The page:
Lawrence County boy's homicide case may be retried
By Chris Togneri
Published: Wednesday, May 8, 2013, 9:08 p.m.
A Lawrence County boy who was 11 when police charged him with fatally shooting his father's pregnant fiancée might soon be retried.
The state Superior Court on Wednesday vacated a juvenile court judge's decision that Jordan Brown was responsible for killing Kenzie Marie Houk, 26, and her unborn baby as she watched television while lying in bed in February 2009.
Judge John Hodge last year ruled Brown delinquent, the juvenile court equivalent of a guilty verdict. The appeals court sent the case back to juvenile court, writing that Hodge's decision was “clearly contrary to the evidence.”
At issue was whether prosecutors proved that only Brown and his two young stepsisters were in the house when Houk was killed, making them the only possible shooters. Hodge ruled they were, based on testimony from a tree-cutter who said he saw only the kids' footprints in fresh snow on the driveway.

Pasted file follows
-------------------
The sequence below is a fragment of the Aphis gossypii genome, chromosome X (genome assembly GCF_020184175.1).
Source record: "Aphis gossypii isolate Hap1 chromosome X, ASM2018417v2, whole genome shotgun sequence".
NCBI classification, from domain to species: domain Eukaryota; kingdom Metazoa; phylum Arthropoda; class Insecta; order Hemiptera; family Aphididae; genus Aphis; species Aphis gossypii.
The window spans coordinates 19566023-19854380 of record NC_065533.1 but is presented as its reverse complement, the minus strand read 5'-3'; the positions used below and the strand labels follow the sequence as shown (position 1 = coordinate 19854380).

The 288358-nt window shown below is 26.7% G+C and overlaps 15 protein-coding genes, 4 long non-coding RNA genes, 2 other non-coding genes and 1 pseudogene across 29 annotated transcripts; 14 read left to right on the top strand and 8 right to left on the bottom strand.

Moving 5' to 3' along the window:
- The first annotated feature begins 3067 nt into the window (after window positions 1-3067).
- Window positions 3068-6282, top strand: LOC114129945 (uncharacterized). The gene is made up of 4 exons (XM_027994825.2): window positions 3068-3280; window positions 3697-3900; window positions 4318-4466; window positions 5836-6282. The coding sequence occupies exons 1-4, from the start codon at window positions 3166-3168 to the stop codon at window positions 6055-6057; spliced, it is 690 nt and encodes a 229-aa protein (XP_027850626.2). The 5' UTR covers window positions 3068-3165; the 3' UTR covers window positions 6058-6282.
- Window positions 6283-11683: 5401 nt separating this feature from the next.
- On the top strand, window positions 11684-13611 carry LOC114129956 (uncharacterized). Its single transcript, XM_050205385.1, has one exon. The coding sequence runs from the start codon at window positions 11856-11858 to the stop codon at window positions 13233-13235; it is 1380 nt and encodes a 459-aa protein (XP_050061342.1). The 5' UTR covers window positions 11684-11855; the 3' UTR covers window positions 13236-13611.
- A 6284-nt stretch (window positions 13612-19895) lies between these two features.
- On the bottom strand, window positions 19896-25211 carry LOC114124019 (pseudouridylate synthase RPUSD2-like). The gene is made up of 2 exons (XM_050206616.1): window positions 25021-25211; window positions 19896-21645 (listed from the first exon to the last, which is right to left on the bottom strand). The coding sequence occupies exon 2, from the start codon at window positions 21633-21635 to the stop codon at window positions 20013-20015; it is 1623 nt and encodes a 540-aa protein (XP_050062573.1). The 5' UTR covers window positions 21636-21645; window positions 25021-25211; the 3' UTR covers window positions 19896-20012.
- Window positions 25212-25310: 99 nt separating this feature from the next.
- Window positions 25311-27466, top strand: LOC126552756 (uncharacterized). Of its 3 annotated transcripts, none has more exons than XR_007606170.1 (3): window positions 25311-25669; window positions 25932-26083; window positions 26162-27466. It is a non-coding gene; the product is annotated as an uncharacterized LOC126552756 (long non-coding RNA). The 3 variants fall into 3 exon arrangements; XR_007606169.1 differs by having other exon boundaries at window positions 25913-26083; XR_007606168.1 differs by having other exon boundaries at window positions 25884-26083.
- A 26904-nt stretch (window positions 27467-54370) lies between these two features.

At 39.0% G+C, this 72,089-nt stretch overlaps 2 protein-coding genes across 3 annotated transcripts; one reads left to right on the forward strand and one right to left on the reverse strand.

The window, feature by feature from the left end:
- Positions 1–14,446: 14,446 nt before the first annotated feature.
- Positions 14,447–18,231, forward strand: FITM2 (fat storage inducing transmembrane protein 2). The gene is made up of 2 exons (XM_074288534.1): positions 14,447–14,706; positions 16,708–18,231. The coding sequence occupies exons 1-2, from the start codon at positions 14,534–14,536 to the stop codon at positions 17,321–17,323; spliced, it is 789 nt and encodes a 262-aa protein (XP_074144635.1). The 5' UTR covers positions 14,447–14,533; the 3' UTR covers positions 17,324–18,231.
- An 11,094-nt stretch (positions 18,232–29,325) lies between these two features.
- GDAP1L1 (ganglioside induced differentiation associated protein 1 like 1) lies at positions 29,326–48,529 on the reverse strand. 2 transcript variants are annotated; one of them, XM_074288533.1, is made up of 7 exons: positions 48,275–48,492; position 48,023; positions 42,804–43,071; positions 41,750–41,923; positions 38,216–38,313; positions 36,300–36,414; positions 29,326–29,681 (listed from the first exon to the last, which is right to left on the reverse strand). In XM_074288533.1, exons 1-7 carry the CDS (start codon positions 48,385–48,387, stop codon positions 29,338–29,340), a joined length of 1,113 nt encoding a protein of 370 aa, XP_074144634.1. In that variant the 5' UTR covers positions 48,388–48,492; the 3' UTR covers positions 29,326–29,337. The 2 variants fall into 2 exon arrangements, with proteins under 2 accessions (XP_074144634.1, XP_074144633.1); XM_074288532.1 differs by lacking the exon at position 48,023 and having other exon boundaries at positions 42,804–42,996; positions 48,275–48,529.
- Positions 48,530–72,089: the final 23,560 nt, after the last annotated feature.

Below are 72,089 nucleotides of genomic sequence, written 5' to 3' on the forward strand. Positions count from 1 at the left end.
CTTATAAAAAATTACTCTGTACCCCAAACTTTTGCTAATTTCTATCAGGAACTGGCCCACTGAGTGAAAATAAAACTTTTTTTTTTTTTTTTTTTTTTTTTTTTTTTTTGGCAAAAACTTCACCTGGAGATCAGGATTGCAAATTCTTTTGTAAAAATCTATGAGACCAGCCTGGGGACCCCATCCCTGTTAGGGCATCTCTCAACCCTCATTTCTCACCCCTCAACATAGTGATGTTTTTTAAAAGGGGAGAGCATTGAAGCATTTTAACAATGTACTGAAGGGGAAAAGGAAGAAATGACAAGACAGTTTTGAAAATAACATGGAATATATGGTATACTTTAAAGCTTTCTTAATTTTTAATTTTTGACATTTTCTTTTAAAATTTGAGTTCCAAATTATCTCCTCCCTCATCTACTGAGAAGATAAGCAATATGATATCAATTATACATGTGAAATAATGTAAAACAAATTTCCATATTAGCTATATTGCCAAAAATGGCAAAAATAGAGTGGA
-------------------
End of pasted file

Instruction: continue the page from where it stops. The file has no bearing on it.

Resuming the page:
That did not discount the possibility of footprints elsewhere on the property, the Superior Court said.
“The juvenile court appears to have mistakenly concluded that no footprints existed based upon the absence of any testimony regarding the condition of the snow,” the ruling states.
Brown's attorney, Dennis Elisco, said he and co-defender Stephen Colafella are “trying to figure out what our options are” and whether a retrial will be scheduled.
Houk's mother, Deb Houk, said her family is “definitely upset.”
“I'm tired of it, all of it,” she said. “He did it. And now I've got a daughter buried at 26 and a baby buried with her.”
Houk and her husband, Jack Houk, are raising Kenzie's daughters.
Brown has been held at a juvenile facility since last year.
His father, Chris Brown, could not be reached. He drove to see his son on Wednesday, Elisco said.
“He's elated,” Elisco said. “He is very emotional.”
Authorities initially charged Jordan Brown as an adult. His age and the grisly nature of the crime drew international attention as the case worked its way through the legal system for three years.
Under Hodge's ruling, Brown cannot be held past his 21st birthday but could be released sooner.
Chris Togneri is a staff writer for Trib Total Media. He can be reached at 412-380-5632 or email@example.com.
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